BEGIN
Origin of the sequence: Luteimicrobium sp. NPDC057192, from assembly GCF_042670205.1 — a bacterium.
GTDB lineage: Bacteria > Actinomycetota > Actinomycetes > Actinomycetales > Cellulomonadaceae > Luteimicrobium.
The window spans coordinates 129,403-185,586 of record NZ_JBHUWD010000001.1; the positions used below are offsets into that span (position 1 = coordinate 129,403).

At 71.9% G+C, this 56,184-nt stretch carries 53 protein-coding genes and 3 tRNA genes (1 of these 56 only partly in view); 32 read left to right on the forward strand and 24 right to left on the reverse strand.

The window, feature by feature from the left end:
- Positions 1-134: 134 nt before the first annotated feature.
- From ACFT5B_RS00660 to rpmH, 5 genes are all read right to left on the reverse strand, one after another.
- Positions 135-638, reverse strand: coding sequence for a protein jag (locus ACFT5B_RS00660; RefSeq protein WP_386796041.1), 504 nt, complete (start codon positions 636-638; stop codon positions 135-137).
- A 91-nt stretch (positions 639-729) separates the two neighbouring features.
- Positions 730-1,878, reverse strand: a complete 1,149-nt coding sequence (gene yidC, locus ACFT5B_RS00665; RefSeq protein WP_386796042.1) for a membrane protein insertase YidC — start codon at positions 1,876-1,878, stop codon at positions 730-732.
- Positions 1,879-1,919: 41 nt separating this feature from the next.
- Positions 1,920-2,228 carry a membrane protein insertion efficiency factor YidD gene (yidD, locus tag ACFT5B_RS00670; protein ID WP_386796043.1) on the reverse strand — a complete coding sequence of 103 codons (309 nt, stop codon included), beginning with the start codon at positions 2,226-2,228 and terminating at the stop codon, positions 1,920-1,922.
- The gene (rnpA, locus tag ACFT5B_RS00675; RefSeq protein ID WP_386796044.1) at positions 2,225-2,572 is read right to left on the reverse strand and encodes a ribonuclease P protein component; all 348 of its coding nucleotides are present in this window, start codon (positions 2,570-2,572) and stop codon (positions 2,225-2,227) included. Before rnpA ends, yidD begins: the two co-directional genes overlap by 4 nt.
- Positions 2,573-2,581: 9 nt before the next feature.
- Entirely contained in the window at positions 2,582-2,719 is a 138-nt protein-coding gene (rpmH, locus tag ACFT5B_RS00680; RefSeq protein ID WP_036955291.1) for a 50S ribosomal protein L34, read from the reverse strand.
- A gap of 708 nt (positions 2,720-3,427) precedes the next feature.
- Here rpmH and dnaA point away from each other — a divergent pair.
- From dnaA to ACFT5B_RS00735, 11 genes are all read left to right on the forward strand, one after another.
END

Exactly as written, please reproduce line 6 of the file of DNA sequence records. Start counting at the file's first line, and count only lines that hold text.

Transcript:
- Positions 1-134: 134 nt before the first annotated feature.